Mozilla Page Jump
March 22, 2005 2:51 PM   Subscribe

How's your HTML-fu? Mine is failing me. I've created two dummy pages Jump 1 and Jump 2.
In Internet Explorer, these pages are identical except for their length. However, in Firefox, 2.html isn't in the same place horizontally as 1.html even though I think it should be. Am I missing something obvious? Thanks for the help.
posted by tayknight to Computers & Internet (6 answers total)
 
It's because Firefox adds the vertical scroll bar for Jump 2 and thus shifts the content to the left by the width of the bar, but does not have a vertical scroll bar for Jump 1. On the other hand, IE always has the scroll bar, just grayed out of the page is less than a page tall (at least in my version of IE 5).
posted by skynxnex at 3:00 PM on March 22, 2005


Jump 2 is longer than Jump 1, and is thus causing the vertical scrollbar to appear. This is making the window in which your layout is centered more narrow.

Because your window is being narrowed by the scrollbar only on the right side, it makes it look like your table is jumping to the left, when really both margins are being reduced.

Fixes: position the table absolutely instead of centering OR put the document in a frameset, then force the scrollbars on for that frame (set the other frame to 1px, and use it for your hitbox counter or something).
posted by CaptApollo at 3:02 PM on March 22, 2005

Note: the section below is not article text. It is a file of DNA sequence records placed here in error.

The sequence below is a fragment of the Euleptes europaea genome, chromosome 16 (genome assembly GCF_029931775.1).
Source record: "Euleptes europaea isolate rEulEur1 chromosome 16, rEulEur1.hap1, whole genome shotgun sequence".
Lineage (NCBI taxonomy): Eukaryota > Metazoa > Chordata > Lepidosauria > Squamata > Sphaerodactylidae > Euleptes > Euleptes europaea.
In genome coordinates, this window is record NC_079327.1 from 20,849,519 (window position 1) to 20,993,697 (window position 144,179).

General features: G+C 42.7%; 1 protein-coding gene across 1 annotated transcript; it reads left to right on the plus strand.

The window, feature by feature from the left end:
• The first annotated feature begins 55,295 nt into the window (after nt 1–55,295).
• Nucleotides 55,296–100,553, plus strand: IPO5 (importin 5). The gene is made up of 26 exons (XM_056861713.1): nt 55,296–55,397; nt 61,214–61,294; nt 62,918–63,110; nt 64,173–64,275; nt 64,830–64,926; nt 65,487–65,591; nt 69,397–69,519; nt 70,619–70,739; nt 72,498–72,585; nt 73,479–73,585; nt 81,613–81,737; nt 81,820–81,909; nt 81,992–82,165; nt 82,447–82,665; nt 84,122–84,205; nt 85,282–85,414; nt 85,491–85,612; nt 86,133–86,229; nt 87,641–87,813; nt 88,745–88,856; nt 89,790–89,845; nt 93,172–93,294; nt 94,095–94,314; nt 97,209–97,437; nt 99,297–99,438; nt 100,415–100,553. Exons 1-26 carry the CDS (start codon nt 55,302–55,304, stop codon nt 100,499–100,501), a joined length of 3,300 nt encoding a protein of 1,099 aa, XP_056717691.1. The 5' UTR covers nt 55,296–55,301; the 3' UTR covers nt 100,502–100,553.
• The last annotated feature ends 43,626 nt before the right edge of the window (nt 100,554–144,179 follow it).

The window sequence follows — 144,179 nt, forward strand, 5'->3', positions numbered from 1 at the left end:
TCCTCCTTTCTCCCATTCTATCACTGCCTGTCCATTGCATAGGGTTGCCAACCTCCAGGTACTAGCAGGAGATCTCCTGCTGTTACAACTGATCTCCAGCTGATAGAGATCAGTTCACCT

Er, after post but should have been on preview: "just grayed out if the page is less than a page tall" and I have IE 6.0. Shows how often I use IE if I don't even know the version.
posted by skynxnex at 3:03 PM on March 22, 2005


AHH. Thanks. That slipped my mind. I thought i had to do with the length of the table in the right hand cell.

Is one or the other (MS or Firefox) more correct? Looking at other windows apps, the scrollbar is always there even when not needed.
posted by tayknight at 3:07 PM on March 22, 2005


Not that it changes reality, but here is what the Windows UI guidelines say on the subject:
When the information viewed in a window exceeds the size of that window, the window should support scrolling. ... The common practice is to display scroll bars if the view requires scrolling under any circumstances. If the window becomes inactive or is resized so that its contents do not require scrolling, you should continue to display the scroll bars. Removal of the scroll bars when the window is inactive may display more content and provide feedback about the state of the window, but it also has a drawback. A user must then take an extra step and explicitly activate the window to display the scroll bars and use them. Consistently displaying scroll bars provides a more stable environment.
posted by smackfu at 3:38 PM on March 22, 2005


IE on PCs is the only browser to my knowledge that always has the scrollbar. It's a pain when clients notice the "jump" on Safari/Firefox and try to blame the web designer. If you want to force all browsers to display a scrollbar so that your layout doesn't jump, try the method discussed at the end of this article.

I rejected this approach as a web designer because I think it crosses the line between controlling your site's presentation and overriding the user's browser tool. Colored scrollbars, automatic pop-ups, etc. are a no-no in my book.
posted by lychee at 5:26 PM on March 22, 2005


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